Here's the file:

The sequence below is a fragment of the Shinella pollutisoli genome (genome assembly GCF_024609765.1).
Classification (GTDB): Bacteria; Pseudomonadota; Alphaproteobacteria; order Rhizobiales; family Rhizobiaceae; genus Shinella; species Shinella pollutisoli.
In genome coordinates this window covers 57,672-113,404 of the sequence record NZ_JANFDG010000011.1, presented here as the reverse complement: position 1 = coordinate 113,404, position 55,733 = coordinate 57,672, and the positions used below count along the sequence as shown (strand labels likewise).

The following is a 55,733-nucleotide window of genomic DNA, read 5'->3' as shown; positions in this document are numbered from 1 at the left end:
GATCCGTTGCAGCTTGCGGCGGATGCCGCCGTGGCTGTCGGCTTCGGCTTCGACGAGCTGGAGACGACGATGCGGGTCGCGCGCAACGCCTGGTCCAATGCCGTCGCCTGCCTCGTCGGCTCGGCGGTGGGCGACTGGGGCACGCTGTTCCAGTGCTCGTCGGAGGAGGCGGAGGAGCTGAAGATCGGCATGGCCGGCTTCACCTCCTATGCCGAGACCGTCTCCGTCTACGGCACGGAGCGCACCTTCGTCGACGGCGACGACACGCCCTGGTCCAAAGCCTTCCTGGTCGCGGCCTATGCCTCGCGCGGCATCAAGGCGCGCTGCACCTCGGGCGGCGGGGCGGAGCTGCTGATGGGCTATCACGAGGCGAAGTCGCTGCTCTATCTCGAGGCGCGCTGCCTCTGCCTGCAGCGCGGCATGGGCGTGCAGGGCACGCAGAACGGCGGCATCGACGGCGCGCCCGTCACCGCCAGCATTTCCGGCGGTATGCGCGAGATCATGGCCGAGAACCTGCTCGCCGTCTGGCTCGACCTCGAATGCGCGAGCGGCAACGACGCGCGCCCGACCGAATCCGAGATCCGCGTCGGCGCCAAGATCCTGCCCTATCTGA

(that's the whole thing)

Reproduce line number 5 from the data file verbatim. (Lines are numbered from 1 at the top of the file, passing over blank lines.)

GATCCGTTGCAGCTTGCGGCGGATGCCGCCGTGGCTGTCGGCTTCGGCTTCGACGAGCTGGAGACGACGATGCGGGTCGCGCGCAACGCCTGGTCCAATGCCGTCGCCTGCCTCGTCGGCTCGGCGGTGGGCGACTGGGGCACGCTGTTCCAGTGCTCGTCGGAGGAGGCGGAGGAGCTGAAGATCGGCATGGCCGGCTTCACCTCCTATGCCGAGACCGTCTCCGTCTACGGCACGGAGCGCACCTTCGTCGACGGCGACGACACGCCCTGGTCCAAAGCCTTCCTGGTCGCGGCCTATGCCTCGCGCGGCATCAAGGCGCGCTGCACCTCGGGCGGCGGGGCGGAGCTGCTGATGGGCTATCACGAGGCGAAGTCGCTGCTCTATCTCGAGGCGCGCTGCCTCTGCCTGCAGCGCGGCATGGGCGTGCAGGGCACGCAGAACGGCGGCATCGACGGCGCGCCCGTCACCGCCAGCATTTCCGGCGGTATGCGCGAGATCATGGCCGAGAACCTGCTCGCCGTCTGGCTCGACCTCGAATGCGCGAGCGGCAACGACGCGCGCCCGACCGAATCCGAGATCCGCGTCGGCGCCAAGATCCTGCCCTATCTGA